tv [untitled] July 1, 2011 9:00pm-9:30pm PDT
same sex marriages not a second time any. in contrast, in san francisco, this is what we can do, add up all these computers here. expand our capacity by x. we can open up early. stay open late and on weekends. it's unbelievable and we coordinate all the training and get all through the process and make sure everything is signed and certified. that's a model for others. what happens is, when people prove things can be done. it raises the bar for what's possible. >> i think a lot of people were here from 2004 and they knew what that was like and wanted to take part in 2008. i think people really again,
>> hello. welcome to "meet your district supervisor." we are here with supervisor cohen from district 10. she started her first term in january, so she is new to the board. we will get to know her and talk about the toughest issues facing the city. welcome, supervisor. thank you for joining us. tell us a little bit about your background, where you grew up, where you went to school, and the jobs you have work. >> i grew up in the porthole and neighborhood. most of my childhood, i went to
lakeshore elementary school. i love to talk a bell will -- about lowell high school. i studied political science with a concentration in public administration. i worked eight years, largely in the public sector. then, earned a master's degree from carnegie-mellon in pittsburgh pennsylvaniamy work . i spent time as an executive director for nonprofit on the hill. i was assistant to a wonderful person named julie middleton. the park that worked at was formally known as the hunters point community foundation. we did several programming for kids in the neighborhood. i also have a background in politics on both sides of the day here in san francisco and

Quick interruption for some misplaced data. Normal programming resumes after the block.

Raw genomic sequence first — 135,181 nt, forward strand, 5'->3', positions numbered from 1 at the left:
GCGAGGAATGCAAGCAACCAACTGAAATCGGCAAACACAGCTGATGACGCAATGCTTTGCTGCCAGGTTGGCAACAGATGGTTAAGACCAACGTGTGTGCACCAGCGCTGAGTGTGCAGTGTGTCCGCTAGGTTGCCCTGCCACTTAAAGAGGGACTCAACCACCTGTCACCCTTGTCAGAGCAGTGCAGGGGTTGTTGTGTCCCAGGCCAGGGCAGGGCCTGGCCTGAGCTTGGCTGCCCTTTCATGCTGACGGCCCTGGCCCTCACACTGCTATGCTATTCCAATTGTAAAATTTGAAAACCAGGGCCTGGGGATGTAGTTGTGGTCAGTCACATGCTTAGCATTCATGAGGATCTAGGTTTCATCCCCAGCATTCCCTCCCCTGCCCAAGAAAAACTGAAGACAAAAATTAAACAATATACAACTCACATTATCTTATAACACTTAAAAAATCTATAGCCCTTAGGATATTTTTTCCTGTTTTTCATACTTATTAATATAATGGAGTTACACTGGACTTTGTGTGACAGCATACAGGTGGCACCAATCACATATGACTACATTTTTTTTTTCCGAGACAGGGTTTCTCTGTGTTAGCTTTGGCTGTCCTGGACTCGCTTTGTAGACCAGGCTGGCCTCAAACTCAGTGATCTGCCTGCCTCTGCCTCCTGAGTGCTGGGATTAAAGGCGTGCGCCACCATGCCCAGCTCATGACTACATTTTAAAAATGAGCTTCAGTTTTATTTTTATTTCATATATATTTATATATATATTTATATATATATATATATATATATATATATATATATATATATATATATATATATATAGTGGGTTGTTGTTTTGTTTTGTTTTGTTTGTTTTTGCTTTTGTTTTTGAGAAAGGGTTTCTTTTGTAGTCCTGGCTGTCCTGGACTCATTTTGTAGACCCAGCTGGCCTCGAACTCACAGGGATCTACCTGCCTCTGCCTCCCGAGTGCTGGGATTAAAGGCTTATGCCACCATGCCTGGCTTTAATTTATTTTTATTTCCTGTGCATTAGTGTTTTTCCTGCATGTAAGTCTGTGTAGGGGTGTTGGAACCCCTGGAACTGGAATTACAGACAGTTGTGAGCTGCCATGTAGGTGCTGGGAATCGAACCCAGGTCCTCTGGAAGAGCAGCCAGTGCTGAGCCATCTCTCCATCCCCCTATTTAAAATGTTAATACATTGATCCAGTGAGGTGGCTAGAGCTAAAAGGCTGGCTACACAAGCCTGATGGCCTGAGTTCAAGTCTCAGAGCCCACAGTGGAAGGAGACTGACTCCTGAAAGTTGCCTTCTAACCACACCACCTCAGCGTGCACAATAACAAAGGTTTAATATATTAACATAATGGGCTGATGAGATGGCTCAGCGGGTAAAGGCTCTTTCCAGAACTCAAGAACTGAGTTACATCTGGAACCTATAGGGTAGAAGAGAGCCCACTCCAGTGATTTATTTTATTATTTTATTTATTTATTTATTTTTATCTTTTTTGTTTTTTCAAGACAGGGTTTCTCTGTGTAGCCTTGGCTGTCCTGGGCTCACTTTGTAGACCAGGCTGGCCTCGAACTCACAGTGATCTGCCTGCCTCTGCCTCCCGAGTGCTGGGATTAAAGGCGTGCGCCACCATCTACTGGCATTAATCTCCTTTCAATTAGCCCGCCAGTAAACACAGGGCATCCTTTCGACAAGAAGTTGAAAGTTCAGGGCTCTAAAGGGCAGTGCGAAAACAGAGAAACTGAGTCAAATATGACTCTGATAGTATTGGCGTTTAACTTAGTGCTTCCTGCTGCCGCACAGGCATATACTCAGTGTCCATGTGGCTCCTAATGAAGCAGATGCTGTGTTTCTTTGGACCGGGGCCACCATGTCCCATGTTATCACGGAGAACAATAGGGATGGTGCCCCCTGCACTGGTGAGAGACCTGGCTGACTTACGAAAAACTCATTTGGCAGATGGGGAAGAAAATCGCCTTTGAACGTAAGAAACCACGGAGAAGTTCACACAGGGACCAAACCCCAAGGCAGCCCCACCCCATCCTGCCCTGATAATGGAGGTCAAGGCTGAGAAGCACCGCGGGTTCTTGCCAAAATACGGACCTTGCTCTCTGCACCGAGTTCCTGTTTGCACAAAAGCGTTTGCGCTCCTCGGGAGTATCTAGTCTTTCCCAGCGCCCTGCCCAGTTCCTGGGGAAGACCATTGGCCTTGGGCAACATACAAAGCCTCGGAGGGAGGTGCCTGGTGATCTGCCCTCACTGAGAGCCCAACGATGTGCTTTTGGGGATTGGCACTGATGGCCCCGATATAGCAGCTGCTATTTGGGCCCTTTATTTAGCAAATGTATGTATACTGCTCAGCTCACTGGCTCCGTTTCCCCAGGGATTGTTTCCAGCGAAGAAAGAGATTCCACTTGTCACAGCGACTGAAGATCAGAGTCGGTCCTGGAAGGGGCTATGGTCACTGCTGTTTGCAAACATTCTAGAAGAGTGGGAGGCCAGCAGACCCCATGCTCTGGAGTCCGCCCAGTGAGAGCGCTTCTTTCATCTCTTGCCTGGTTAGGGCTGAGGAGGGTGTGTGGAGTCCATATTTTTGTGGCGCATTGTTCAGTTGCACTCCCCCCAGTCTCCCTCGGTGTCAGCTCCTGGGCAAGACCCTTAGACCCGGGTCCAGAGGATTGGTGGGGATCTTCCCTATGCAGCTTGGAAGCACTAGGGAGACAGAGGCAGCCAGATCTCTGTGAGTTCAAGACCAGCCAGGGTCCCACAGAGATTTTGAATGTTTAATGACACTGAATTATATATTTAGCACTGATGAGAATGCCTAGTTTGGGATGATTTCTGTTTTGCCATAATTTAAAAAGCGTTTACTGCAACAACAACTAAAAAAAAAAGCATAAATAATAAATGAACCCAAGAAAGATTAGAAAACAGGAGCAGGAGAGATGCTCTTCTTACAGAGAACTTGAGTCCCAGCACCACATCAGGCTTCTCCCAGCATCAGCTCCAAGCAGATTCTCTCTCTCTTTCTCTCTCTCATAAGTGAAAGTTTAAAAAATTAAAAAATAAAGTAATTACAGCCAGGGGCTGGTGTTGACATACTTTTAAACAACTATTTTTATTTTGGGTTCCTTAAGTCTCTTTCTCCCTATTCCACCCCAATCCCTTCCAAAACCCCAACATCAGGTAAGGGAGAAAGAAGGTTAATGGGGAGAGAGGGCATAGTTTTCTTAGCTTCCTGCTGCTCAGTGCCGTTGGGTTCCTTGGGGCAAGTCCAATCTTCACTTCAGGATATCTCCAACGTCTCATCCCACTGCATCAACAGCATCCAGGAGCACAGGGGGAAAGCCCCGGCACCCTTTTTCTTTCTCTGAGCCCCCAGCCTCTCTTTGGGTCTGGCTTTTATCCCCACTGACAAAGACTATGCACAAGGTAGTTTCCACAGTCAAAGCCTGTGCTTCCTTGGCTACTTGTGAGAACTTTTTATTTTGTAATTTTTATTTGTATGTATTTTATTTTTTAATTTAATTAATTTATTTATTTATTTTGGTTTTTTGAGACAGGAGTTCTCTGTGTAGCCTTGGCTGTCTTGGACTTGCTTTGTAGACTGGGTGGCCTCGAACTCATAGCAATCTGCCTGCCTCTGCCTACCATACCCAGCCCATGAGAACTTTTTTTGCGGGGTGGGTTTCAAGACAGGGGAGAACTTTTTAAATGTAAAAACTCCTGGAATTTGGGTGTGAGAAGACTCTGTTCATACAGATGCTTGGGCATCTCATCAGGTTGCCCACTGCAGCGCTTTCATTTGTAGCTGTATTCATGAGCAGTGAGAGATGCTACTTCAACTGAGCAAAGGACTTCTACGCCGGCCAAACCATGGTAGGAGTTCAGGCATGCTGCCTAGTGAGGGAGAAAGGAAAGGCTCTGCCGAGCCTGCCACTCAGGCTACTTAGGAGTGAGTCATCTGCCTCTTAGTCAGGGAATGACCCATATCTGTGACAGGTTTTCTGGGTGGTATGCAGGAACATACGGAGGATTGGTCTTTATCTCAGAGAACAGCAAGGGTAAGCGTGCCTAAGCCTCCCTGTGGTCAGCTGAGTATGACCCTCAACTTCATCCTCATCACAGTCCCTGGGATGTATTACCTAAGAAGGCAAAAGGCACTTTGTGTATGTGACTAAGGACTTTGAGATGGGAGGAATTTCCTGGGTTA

oakland. i have done fund-raising for different candidates. i have work experience with the federal reserve bank of san francisco. i am most proud of the work i have done for myself. i started a business called power forward, a social media and public policy consulting firm. >> why did you choose to return and live in san francisco? what motivated you to run? >> what motivated me was my love of san francisco. i see the changes that are happening. i see people picking cans out of the garbage. i see that there is no neighborhood grocery store. i see that small businesses are coming and going. they have not been able to sustain themselves. from my work experience in working for the city come in the mayor's office and in the nonprofit, i had a good sense of what the challenges were.
as i looked on the horizon, i see more challenges coming. i thought i had a set of experiences and a passion and desire to serve. it started at 1 point when i was 8 years old. i took a tour here with my third grade class of city hall. coming into the rotunda, seeing the staircase, it is very mesmerizing, very memorable, and powerful. it was at that moment i decided i wanted to work here in this building. i had a short conversation with diane feinstein, the mayor then, and she spoke to the entire class. she spoke for a couple minutes. she planted the seed of public service, and to give of yourself selflessly, the giving of your time and talent. it was something my parents instilled in me early on. serving district 10 is an extension of who i am and a general desire to help improve